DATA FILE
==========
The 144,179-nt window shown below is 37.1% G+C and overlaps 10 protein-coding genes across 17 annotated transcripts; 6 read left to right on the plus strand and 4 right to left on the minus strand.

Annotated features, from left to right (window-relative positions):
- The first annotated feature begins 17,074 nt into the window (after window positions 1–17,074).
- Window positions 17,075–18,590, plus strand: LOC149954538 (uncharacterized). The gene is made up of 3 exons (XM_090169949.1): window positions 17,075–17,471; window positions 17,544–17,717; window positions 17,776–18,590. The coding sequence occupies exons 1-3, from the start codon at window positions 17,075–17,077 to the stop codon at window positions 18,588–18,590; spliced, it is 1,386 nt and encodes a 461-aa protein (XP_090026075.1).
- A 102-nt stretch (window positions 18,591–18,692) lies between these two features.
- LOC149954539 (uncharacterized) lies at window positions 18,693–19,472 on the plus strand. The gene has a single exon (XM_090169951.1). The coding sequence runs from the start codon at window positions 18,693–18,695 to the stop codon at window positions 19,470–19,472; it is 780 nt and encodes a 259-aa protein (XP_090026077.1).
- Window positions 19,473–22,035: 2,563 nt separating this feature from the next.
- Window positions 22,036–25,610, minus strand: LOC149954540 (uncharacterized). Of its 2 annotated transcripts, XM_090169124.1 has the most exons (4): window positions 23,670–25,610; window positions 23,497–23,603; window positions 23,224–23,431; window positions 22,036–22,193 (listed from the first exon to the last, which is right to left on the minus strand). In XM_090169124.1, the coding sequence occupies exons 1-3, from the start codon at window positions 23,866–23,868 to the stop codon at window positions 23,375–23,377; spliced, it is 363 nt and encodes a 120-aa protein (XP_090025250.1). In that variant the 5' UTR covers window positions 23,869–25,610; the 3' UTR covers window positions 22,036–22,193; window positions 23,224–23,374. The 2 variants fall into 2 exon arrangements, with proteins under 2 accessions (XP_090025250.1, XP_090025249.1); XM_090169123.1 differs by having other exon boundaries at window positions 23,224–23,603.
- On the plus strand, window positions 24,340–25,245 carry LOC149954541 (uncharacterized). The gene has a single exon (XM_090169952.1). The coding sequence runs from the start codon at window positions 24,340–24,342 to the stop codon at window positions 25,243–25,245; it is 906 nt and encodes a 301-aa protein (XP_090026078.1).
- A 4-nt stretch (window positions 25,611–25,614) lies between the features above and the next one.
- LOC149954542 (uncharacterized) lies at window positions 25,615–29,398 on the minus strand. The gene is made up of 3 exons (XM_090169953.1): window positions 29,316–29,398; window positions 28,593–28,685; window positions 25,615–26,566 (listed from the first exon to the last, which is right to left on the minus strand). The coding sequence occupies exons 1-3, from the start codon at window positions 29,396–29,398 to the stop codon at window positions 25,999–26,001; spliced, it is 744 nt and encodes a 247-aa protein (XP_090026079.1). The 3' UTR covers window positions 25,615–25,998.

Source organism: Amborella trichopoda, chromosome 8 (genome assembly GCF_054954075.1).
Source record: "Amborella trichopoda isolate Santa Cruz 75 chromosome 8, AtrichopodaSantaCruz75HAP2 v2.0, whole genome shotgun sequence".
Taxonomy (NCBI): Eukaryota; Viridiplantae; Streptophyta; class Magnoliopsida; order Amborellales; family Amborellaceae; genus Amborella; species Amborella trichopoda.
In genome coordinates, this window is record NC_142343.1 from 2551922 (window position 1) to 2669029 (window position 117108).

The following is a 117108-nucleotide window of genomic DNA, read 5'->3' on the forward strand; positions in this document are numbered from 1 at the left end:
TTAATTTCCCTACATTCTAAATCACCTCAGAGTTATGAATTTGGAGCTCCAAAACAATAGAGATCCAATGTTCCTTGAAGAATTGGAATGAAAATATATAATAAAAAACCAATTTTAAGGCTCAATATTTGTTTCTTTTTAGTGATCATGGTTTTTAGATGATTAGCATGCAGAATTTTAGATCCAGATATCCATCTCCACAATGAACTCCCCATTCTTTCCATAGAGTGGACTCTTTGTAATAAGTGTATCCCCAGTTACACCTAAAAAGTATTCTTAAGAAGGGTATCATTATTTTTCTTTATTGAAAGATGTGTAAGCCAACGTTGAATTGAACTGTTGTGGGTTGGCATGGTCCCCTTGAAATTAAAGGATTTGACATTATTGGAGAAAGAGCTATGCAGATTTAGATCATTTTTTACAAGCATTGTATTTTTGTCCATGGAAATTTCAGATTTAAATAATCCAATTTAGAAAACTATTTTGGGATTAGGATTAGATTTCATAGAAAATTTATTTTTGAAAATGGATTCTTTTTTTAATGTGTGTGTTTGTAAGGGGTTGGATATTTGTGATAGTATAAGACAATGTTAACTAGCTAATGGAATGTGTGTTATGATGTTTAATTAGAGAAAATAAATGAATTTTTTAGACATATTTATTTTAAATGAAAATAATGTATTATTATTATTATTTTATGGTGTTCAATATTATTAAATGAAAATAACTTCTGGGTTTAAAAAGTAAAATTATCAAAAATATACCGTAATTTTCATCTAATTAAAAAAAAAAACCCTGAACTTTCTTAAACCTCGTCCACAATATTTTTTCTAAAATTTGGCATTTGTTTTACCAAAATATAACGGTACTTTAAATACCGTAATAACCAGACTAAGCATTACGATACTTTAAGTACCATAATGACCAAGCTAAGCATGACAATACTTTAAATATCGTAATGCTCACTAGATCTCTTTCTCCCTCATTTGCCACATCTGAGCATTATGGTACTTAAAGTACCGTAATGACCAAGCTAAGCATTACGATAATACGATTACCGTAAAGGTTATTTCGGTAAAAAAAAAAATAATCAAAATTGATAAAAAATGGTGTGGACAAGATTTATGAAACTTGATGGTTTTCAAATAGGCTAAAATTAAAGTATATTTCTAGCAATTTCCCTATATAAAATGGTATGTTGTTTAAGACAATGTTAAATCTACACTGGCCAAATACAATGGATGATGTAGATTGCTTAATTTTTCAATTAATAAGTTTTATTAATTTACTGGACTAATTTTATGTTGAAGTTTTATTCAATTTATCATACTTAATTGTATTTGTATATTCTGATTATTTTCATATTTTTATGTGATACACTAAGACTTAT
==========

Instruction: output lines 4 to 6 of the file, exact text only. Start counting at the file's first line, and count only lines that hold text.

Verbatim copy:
- Window positions 17,075–18,590, plus strand: LOC149954538 (uncharacterized). The gene is made up of 3 exons (XM_090169949.1): window positions 17,075–17,471; window positions 17,544–17,717; window positions 17,776–18,590. The coding sequence occupies exons 1-3, from the start codon at window positions 17,075–17,077 to the stop codon at window positions 18,588–18,590; spliced, it is 1,386 nt and encodes a 461-aa protein (XP_090026075.1).
- A 102-nt stretch (window positions 18,591–18,692) lies between these two features.
- LOC149954539 (uncharacterized) lies at window positions 18,693–19,472 on the plus strand. The gene has a single exon (XM_090169951.1). The coding sequence runs from the start codon at window positions 18,693–18,695 to the stop codon at window positions 19,470–19,472; it is 780 nt and encodes a 259-aa protein (XP_090026077.1).